Google Docs

Yes, They'll Do the Readings: Engagement & Discussion Using Google Docs

Matt Veto, Lehigh University


In my advanced reporting class at Lehigh University, I take the text and photographs from a number of Pulitzer Prize-worthy articles and copy them into a GoogleDoc that is shared with my students. Using the tools available in GoogleDocs, the students “dissect” the work as they read — essentially annotating passages and inserting comments to explain what they are learning from the writing structure, style or reporting tact the author is taking. They also often react with their feelings to the themes of the piece as a whole. Meanwhile, because the comment function allows for threaded replies, students begin to engage with each other as they read, which capitalizes on their comfort with text-based communication to create a rich group-learning environment that ultimately enhances our resulting in-class reading discussion later in the week.

This assignment format could be translated to any number of disciplines. From a practical standpoint, the assignment ensures students complete the assigned readings, and from a pedagogical standpoint, it encourages them to think critically while they read.

In end-of-semester surveys, the assignment is consistently cited as the students’ favorite part of the class. Outcomes include better writing and more thoughtful reporting, in addition to important lessons on journalistic principles.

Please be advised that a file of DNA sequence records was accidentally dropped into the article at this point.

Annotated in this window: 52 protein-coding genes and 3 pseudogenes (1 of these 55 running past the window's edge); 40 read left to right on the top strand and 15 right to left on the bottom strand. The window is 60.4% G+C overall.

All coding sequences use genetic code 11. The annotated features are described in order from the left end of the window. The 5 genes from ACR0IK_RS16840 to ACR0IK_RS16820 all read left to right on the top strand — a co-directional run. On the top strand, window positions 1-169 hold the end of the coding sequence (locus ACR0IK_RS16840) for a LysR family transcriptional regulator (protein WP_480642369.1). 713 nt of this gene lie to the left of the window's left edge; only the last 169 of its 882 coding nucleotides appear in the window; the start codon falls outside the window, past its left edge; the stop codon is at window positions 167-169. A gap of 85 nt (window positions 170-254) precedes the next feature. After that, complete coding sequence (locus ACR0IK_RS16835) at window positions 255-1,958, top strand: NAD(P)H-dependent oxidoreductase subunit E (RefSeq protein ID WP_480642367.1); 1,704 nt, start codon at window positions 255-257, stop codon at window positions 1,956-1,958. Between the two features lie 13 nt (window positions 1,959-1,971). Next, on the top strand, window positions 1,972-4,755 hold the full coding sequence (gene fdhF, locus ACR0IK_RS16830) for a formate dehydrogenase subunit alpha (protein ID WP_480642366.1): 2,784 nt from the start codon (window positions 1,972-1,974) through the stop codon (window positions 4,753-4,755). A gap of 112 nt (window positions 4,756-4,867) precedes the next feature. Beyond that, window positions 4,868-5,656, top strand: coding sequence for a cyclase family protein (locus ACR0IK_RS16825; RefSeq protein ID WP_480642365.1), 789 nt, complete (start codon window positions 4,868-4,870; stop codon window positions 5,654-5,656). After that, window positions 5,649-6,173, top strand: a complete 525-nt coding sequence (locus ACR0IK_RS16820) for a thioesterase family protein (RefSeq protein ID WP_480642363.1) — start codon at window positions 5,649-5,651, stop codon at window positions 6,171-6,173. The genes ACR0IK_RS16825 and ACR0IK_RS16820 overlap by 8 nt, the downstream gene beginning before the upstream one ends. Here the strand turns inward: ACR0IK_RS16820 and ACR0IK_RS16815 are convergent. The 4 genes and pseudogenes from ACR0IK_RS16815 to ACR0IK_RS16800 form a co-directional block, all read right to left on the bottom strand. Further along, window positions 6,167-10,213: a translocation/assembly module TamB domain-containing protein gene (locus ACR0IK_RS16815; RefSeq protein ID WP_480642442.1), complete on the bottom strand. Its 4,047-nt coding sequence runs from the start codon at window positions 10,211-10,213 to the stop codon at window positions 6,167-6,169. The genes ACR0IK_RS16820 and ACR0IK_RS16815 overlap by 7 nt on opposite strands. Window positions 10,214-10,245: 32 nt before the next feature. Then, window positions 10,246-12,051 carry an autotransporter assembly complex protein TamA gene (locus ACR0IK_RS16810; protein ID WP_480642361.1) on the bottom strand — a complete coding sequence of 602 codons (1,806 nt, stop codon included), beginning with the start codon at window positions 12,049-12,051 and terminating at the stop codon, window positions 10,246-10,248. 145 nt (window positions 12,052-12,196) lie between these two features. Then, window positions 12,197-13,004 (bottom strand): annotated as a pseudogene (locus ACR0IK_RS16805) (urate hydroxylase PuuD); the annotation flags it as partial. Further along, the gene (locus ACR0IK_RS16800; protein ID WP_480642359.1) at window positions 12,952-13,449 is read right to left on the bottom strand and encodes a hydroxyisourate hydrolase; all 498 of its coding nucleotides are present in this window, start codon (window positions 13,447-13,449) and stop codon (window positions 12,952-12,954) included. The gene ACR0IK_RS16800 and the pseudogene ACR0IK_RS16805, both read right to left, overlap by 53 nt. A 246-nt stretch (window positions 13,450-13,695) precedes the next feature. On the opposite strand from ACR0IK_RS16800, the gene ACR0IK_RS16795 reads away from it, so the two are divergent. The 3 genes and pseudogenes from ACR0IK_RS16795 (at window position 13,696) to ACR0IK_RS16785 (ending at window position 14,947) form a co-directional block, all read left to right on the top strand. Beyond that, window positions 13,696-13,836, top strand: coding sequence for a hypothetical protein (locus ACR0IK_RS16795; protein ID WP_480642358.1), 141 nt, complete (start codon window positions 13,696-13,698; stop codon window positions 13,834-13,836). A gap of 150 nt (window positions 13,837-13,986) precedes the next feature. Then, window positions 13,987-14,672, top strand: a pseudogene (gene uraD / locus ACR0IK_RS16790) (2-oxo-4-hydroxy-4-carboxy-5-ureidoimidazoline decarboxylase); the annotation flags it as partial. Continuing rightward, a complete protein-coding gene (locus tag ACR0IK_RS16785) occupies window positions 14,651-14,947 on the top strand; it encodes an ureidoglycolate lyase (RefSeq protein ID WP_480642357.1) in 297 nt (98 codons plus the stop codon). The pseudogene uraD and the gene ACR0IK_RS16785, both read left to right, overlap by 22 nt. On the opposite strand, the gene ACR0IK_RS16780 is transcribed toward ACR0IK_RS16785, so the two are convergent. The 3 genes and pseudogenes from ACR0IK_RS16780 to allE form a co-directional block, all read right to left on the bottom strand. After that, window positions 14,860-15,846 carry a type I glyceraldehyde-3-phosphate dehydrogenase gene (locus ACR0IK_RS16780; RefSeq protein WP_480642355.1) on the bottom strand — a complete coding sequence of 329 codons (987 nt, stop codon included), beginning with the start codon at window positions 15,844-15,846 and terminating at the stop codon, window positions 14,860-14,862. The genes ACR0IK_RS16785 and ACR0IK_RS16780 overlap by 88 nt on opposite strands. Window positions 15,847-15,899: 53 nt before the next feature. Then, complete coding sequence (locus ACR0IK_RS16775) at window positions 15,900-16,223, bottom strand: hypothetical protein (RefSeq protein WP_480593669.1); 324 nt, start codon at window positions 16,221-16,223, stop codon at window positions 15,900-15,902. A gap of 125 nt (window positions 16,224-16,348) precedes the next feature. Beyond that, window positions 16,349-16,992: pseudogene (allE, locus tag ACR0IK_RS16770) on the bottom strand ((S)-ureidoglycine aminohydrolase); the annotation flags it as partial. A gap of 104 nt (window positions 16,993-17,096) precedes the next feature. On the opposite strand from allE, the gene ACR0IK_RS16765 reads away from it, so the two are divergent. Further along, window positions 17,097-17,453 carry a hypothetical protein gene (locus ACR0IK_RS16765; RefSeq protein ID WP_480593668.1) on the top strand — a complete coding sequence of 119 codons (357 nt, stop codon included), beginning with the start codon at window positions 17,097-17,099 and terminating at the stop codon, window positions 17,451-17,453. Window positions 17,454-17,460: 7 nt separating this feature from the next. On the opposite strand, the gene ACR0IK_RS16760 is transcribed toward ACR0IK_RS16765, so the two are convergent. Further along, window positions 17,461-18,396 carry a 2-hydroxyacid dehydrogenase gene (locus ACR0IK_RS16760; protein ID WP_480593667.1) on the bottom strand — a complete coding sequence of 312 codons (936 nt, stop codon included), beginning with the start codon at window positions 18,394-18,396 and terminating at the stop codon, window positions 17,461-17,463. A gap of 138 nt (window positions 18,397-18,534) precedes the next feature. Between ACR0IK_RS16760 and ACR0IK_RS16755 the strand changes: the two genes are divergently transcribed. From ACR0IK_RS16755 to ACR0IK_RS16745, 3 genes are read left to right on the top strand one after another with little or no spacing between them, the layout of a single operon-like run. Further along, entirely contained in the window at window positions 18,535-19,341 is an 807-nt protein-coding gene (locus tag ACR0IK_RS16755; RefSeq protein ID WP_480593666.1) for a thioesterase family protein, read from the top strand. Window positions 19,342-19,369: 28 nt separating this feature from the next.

Google Docs

Google Docs brings your documents to life with smart editing and styling tools to help you easily format text and paragraphs. Choose from hundreds of fonts, add links, images, and drawings. All for free.

Key Terms/Tags:

Google, collaborate, process-oriented guided inquiry learning

Directions for Google Docs

  1. Visit the Gmail website. If you already have a Gmail account, click the “sign in” prompt in the upper right corner. If you do not already have a Gmail account, you will need to create one.
  2. After signing in, click the square of nine boxes in the upper right corner of the page. Select the “Drive” option.
  3. Once in the Google Drive, select the “New” prompt in the upper left corner. Select the “Google Docs” option in the drop-down list. This will create a new Google Doc.
  4. In the upper left corner box labeled “Untitled Document,” name the Google Doc.
  5. After enter the desired information into the document, select the “Share” button in the upper right corner of the webpage. Enter the e-mail addresses of desired collaborators, then choose whether each collaborator “Can Edit,” “Can Comment,” or “Can View” based on desired permissions. A notification e-mail will be sent to the collaborators with a link to access the document.
  6. Within the Google Drive, collaborators can work simultaneously on the same Google Doc (or Google Slides, Google Sheet, etc.). The items can also be e-mailed as attachments, downloaded as Microsoft documents, or shared publicly via a link in the “Share” settings.